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Piet Mondrian: Visual Poetry of Cubism and Abstract Art

Dutch abstract painter Piet Mondrian gained notoriety for his contributions to the De Stijl movement, which supported pure abstraction by emphasising form and colour alone. Before creating his style, which he named neoplasticism, Mondrian was a classical artist experimenting with luminism and cubism. Mondrian created neoplasticism on his own as a means of illustrating a shape that was wholly unrelated to reality. Without Mondrian’s impact, modern art may not have existed as it does now. Before moving to New York City in 1940, he lived in Paris for most of his professional artistic career. 

On March 7, 1872, Pieter Cornelius Mondriaan was born in Amersfoort, Netherlands. He was Pieter Cornelius Mondriaan’s second child with Johanna Christina de Kok, a teacher. Piet Mondrian was first introduced to art at a young age. His father was a licenced art instructor, and his uncle was an artist. Piet Mondrian taught elementary education and also worked as an independent painter. His early paintings mostly depict landscapes, including farms, rivers, and windmills. Mondrian moved to Paris in 1911. Picasso and Braque’s cubist style immediately impacted him, and as a result, he started incorporating more geometric aspects into his work and departed from being strictly naturalistic.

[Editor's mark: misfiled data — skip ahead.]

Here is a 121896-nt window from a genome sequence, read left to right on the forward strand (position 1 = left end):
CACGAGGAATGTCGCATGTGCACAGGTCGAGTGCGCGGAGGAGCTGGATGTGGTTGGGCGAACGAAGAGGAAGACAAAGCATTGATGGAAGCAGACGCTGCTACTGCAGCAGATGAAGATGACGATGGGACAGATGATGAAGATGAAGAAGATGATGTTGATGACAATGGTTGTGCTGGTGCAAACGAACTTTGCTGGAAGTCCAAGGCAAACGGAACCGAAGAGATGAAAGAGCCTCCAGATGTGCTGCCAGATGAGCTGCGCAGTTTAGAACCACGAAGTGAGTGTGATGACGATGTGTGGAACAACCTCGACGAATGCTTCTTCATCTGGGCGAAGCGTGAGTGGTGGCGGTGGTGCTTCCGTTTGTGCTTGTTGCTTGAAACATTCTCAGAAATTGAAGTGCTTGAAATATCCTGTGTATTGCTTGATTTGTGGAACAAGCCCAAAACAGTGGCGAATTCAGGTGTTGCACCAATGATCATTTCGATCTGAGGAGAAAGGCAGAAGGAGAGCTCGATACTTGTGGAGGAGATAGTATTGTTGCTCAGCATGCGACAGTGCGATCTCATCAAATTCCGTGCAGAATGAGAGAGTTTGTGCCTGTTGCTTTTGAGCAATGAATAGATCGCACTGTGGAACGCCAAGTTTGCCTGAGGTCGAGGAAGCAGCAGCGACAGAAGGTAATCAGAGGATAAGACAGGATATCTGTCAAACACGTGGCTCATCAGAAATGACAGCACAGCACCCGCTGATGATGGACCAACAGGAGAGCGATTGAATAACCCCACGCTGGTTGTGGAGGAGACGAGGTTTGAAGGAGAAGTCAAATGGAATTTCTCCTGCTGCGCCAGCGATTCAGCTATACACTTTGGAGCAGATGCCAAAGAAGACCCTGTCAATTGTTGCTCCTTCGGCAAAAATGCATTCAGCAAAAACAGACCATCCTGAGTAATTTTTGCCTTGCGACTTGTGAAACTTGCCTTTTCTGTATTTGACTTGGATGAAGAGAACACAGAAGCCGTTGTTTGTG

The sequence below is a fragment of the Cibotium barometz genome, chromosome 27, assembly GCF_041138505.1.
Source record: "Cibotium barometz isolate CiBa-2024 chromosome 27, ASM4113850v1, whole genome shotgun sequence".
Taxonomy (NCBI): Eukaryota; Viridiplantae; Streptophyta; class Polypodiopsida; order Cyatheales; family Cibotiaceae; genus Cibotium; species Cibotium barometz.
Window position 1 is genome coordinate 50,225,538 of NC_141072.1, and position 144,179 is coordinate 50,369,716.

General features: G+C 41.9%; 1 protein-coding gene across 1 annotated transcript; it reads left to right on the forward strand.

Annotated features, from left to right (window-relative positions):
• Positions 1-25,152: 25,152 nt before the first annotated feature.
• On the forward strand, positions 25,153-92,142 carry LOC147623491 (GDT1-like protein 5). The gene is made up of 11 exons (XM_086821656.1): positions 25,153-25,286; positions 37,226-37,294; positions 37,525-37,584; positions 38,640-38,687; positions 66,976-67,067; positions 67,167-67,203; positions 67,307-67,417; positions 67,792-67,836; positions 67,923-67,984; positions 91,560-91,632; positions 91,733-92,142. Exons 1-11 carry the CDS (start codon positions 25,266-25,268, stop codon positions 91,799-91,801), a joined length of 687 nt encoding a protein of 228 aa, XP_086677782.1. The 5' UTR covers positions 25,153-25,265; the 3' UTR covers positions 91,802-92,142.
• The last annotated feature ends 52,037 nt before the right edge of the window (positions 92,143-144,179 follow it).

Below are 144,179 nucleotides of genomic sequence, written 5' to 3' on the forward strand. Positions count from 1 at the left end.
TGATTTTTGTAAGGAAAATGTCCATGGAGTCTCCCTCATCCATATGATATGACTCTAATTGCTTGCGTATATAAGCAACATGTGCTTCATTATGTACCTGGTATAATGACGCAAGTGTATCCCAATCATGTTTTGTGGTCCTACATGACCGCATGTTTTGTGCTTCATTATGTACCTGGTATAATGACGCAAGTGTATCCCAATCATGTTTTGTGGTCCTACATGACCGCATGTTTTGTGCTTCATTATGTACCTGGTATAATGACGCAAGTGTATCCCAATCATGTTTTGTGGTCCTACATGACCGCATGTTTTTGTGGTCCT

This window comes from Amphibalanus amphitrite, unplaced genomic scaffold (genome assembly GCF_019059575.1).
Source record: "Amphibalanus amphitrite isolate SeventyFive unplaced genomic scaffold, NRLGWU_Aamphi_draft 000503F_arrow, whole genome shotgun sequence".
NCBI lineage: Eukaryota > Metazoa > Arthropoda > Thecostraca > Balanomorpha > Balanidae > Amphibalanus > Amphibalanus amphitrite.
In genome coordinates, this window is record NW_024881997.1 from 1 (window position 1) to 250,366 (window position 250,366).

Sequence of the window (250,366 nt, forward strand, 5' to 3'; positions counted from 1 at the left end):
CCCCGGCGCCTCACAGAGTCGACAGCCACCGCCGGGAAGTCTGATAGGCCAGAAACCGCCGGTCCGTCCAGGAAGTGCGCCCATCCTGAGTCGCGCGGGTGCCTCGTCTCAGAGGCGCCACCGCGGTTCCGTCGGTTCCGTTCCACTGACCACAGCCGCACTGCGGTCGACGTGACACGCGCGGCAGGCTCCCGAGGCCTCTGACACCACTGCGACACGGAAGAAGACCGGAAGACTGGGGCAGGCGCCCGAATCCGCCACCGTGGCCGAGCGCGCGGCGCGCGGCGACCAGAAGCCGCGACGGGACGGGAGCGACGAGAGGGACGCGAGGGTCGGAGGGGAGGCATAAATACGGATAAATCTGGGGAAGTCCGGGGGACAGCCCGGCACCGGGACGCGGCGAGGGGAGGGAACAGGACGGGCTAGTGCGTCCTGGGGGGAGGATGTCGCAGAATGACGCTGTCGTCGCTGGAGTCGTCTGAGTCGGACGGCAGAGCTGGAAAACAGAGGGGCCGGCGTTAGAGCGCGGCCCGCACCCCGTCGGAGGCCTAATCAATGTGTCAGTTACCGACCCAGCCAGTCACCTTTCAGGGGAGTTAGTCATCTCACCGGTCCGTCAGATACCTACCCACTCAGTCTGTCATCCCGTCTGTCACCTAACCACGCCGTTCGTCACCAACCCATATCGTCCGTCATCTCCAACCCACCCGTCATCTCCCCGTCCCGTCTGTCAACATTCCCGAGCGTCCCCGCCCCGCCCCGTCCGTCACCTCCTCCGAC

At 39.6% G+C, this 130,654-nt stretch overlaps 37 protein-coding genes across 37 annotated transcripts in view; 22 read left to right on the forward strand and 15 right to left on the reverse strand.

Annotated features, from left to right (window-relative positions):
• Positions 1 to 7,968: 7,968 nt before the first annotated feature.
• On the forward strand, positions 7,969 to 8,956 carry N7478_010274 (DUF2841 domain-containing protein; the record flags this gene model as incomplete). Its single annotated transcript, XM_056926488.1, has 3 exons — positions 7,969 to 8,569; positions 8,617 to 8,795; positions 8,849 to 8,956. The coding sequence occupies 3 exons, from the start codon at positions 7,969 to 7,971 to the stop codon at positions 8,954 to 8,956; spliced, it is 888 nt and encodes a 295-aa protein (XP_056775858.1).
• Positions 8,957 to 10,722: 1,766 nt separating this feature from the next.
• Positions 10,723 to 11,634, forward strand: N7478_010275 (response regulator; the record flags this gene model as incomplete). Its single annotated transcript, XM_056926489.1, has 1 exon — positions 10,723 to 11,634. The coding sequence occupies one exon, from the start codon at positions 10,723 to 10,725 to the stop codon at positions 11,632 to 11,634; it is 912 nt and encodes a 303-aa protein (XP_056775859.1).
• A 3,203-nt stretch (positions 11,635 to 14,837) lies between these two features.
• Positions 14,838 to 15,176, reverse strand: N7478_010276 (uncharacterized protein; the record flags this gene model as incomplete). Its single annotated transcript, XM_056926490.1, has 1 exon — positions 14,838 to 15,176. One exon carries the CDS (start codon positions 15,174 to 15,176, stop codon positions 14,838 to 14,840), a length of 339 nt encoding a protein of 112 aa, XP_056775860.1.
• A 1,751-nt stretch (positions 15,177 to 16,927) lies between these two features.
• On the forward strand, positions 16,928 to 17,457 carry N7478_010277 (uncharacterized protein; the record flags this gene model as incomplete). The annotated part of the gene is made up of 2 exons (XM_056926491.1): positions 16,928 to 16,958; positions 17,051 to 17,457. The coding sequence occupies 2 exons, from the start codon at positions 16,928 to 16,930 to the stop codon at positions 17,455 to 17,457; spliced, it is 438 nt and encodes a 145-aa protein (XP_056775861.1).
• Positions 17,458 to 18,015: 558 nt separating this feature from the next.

Mill in Sunlight: The Winkel Mill by
Piet Mondrian / Wiki

Piet Mondrian returned to the Netherlands during World War I. He got to know Bart van der Leck, a painter whose paintings exclusively used primary colours. Mondrian started developing his aesthetic and painting philosophy. Mondrian returned to Paris following the First World War and began creating abstract paintings with grids that have made him most renowned. Piet Mondrian is well known for his abstract square and rectangle paintings, yet he also painted realistic settings initially. Drawing trees was one of his favourite subjects.